Or both.

  27. Eric Says:

    “What’s more, it is my understanding that when McMaster made those remarks he was acting under policies established by Obama, who was still commander-in-chief.”

    I believe McMaster’s remarks are more influenced by his immersed experience acting under policies established by President Bush – particularly the counterinsurgency “Surge” with Iraq. In fact, in McMaster’s case, his Iraq experience can’t be reduced to simply following orders, since he’s credited as a progenitor of the Petraeus-led COIN strategy.

    “Do we have the patience and will? Ah, that is the question.”

    That is the question, because we already have the basic method. The peace operations with Iraq built on the COIN Surge were succeeding before Obama’s (and Rhodes’s) radical deviation.

    The question related to your question is whether Trump has what it takes to restore US foreign policy to the status quo ante before Obama, circa 2007-2008.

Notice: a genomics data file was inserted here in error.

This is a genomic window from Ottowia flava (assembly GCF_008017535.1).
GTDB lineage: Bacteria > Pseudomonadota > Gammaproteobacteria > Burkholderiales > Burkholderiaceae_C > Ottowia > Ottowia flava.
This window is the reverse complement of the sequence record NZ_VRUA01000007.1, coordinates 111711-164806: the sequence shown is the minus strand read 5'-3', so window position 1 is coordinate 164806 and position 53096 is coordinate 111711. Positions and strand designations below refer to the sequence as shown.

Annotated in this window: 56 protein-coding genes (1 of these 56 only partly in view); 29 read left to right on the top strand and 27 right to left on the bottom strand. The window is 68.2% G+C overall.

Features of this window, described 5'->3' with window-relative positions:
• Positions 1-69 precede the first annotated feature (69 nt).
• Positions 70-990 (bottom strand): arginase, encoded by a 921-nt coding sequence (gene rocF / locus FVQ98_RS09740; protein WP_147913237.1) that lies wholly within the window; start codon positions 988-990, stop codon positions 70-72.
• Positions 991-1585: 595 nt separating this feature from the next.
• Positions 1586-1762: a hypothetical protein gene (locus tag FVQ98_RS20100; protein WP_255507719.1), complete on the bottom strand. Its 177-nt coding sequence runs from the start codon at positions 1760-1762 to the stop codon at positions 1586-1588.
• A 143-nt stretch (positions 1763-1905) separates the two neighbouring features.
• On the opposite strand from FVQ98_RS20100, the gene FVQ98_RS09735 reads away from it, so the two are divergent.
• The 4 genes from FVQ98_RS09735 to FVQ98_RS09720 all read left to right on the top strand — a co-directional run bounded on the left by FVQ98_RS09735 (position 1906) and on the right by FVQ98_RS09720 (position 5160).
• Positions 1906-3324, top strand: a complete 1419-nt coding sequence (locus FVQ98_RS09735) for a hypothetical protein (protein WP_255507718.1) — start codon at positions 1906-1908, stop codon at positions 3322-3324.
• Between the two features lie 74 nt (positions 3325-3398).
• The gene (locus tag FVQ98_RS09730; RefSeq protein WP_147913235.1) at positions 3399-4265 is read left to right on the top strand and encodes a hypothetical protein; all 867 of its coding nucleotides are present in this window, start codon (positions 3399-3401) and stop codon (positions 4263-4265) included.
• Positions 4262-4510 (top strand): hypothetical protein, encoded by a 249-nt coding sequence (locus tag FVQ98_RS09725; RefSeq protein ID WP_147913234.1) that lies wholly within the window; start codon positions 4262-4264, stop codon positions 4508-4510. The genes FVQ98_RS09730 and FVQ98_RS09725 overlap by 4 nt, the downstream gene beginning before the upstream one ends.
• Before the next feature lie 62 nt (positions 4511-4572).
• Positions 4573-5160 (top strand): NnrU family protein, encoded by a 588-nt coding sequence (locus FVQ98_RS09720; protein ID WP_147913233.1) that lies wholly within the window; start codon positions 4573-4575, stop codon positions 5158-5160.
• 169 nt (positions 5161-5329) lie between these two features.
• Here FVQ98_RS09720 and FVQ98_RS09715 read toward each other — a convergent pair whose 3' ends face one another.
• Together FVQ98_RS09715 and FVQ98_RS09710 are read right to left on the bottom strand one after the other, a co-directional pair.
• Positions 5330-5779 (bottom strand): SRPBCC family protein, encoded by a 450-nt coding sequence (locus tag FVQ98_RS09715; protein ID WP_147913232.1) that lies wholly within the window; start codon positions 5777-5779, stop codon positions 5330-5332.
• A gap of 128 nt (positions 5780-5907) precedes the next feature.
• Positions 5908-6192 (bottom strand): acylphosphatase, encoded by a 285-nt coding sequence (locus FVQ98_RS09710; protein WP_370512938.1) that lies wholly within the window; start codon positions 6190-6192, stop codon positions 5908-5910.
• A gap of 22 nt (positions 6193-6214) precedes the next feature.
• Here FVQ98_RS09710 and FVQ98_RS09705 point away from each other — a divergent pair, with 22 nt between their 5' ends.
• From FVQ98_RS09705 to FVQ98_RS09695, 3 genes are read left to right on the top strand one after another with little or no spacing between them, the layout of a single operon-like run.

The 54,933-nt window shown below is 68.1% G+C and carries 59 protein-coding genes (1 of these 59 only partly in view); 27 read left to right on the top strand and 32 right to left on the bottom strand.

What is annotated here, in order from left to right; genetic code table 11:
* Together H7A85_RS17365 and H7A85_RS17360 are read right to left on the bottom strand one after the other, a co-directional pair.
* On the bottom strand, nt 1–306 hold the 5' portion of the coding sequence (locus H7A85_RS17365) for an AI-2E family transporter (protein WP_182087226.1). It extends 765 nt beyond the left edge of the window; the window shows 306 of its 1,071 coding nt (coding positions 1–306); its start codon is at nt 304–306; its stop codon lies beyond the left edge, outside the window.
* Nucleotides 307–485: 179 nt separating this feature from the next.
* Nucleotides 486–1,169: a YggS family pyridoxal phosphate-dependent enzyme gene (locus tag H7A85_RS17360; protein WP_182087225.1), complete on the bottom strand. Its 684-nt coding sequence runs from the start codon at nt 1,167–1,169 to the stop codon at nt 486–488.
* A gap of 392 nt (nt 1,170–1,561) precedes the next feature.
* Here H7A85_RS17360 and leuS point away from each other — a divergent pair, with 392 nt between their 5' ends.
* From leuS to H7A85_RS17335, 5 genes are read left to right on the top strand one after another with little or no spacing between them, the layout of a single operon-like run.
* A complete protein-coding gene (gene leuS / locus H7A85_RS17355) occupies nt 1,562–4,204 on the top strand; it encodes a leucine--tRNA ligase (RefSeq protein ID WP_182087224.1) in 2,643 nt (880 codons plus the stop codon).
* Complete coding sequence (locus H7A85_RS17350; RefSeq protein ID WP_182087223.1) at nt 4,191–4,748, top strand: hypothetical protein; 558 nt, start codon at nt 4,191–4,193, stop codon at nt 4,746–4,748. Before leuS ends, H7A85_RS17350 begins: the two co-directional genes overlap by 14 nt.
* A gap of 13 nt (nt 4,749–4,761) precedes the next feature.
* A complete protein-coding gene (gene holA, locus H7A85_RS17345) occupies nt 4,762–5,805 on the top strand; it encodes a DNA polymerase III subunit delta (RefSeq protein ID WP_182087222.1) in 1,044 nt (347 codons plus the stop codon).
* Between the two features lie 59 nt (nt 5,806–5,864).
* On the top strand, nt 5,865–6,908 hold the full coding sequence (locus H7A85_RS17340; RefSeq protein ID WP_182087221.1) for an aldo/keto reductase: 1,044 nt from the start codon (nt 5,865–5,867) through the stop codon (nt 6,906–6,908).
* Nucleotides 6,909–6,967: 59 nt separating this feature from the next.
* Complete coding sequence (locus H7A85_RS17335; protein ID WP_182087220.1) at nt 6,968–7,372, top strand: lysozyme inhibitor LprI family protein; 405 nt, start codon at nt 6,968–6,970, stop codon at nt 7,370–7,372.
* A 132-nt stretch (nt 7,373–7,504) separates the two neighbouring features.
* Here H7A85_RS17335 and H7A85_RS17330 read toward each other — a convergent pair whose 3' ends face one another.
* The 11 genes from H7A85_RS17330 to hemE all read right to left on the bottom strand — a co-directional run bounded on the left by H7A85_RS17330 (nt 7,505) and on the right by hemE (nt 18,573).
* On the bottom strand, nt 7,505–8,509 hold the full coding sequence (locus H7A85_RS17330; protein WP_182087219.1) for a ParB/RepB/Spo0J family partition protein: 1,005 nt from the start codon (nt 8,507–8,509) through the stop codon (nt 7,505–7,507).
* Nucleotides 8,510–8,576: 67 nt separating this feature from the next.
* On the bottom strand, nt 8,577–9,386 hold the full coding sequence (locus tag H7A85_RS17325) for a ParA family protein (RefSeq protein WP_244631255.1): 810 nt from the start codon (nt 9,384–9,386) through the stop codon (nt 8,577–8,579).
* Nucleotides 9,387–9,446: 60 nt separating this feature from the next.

In other words, whether President Trump will prove to have what it takes to measure up to President Bush’s exemplary leadership as Commander in Chief.

  28. neo-neocon Says:


    Thanks [blushes].

  29. Frog Says:

    Trump is but a start. We all know the Ship of State has been steered in the wrong direction for several generations.
    What we must not now do is to cede ground to the enemy. The enemy among us. Whether they are polite, likable and friendly, as Neo reports most of her lib friends are, or are frankly adversarial and hostile.
    We must fight for total victory in a committed, durable, long-lasting war. We cannot reach across the aisle. The enemy must do so, and abjectly, unreservedly, and apologetically come aboard. Like the Japanese after the A-bombs. Unfortunately, I think it will require a great tragedy, much bigger than 9/11, for them to do so. Thus the analogy to nuclear bombs over Japan is appropriate. The Left has the same degree of obedience as pre-Nagasaki Japanese had to their emperor.

  30. neo-neocon Says: